How Cities Can Solve Police Challenges with Open Data
This is a guest post by Kara Turner.
From the White House to police departments to individual citizens, there is recognition that data-centered police-community relations will better meet the needs of both the police and those they serve. Transparency is the foundation of trust and ultimately engagement. In the past year we have witnessed a complete shift with many police departments today embracing data transparency as the foundation to enhancing – or, in some cases, restoring – trust.
Above, a census of currently available open datasets about police interactions with citizens in the U.S. (data.gov/PoliceOpenDataCensus)
Join Bill Schrier, Chief Information Officer of the Seattle Police Department and Cam Caldwell of Socrata for an engaging discussion on The Open Policing Movement on Tuesday, February 9, 2016 at 10 a.m. PST / 1 p.m. EST. Together, they’ll discuss tactics for using open data to take on law enforcement challenges.
Schrier brings a unique perspective from the field. Only a few years ago, when the Seattle Police Department faced a federal investigation, the department took the opportunity to embrace reforms in oversight, training, and reporting. Today, his department has established a much stronger relationship with citizens and has even found ways to reduce operating costs.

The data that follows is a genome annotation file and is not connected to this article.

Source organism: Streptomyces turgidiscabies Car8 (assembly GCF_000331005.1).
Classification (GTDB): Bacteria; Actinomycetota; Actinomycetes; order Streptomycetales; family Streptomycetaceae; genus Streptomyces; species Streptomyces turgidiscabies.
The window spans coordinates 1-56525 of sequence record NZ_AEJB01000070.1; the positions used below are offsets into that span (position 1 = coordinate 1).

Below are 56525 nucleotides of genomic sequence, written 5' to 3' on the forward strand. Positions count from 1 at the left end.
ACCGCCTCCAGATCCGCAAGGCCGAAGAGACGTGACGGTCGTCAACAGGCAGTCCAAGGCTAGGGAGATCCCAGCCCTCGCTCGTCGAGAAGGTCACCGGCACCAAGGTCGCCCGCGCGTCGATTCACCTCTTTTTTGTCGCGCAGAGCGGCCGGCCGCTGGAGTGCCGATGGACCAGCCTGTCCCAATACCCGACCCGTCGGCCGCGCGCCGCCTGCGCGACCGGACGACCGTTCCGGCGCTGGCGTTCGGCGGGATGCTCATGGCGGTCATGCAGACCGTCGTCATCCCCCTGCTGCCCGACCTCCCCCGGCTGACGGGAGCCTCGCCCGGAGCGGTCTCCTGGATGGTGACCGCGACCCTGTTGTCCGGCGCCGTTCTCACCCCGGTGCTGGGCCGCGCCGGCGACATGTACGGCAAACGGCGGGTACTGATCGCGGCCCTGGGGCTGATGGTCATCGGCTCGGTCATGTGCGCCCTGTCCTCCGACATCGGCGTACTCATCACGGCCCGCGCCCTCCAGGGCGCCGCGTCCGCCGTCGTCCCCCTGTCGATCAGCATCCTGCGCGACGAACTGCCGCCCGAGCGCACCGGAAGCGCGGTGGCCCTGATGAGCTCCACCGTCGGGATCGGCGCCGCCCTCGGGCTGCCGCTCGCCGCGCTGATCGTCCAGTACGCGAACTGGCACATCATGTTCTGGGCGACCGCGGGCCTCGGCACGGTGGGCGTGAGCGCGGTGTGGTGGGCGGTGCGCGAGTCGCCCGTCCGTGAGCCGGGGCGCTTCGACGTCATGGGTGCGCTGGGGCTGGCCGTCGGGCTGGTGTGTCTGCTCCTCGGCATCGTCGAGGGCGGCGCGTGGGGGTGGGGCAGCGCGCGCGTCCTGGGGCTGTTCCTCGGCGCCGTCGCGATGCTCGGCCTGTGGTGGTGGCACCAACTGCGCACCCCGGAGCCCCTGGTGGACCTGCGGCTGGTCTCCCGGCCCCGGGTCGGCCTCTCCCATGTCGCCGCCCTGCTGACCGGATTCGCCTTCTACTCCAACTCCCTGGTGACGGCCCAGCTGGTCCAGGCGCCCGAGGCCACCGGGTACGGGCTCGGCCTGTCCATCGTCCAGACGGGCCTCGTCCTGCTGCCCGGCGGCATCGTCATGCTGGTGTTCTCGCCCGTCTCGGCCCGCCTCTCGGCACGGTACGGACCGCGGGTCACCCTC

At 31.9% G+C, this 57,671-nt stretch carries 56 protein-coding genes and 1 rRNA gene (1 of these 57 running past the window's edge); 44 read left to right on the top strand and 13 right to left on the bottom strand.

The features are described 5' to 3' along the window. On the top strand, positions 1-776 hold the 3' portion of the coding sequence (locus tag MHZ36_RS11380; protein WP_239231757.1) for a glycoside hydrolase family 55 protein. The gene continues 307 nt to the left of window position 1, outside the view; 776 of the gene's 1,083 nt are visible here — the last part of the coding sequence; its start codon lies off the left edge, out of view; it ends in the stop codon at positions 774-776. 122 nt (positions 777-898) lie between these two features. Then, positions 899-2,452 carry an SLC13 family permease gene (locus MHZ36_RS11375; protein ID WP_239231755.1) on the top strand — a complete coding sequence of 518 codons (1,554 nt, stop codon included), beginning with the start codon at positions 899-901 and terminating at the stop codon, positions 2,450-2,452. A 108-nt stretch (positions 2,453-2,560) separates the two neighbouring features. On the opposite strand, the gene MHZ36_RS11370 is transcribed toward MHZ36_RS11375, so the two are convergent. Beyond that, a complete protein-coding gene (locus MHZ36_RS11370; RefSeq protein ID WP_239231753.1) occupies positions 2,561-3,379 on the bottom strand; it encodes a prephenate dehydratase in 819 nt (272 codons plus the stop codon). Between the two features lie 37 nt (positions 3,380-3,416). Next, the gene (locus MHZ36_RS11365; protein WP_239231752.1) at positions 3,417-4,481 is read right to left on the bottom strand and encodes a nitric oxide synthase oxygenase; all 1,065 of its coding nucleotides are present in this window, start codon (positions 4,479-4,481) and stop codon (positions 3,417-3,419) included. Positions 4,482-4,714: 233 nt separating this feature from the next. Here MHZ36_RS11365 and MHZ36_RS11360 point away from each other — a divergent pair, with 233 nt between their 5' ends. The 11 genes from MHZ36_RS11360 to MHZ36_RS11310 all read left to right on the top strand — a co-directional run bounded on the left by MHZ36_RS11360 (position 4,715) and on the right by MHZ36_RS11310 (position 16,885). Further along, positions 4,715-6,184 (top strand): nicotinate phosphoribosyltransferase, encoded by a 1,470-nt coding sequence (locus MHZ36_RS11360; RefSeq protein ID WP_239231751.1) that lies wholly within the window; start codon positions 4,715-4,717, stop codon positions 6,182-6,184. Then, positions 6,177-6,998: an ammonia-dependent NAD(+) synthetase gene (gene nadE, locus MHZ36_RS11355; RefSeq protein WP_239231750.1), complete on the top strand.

Webinar participants will learn exactly what to consider before incorporating and deploying new technologies to improve public safety. Specifically, the webinar will showcase:
- How crime data transparency delivers results
- Examples of public safety data transparency in cities
- How the latest available tools can reduce costs and increase efficiency
City leadership, data analysts, and law enforcement professionals are encouraged to attend this important discussion on open data and law enforcement. Sign up now for the webinar.
About the Author: Kara Turner serves as Content Marketing Manager for Socrata. In recent years, she led Maryland Governor Martin O’Malley’s communications team and served on the Board of Directors for AIGA Baltimore. She enjoys narrating her dog’s life and participating in DC’s theatre scene.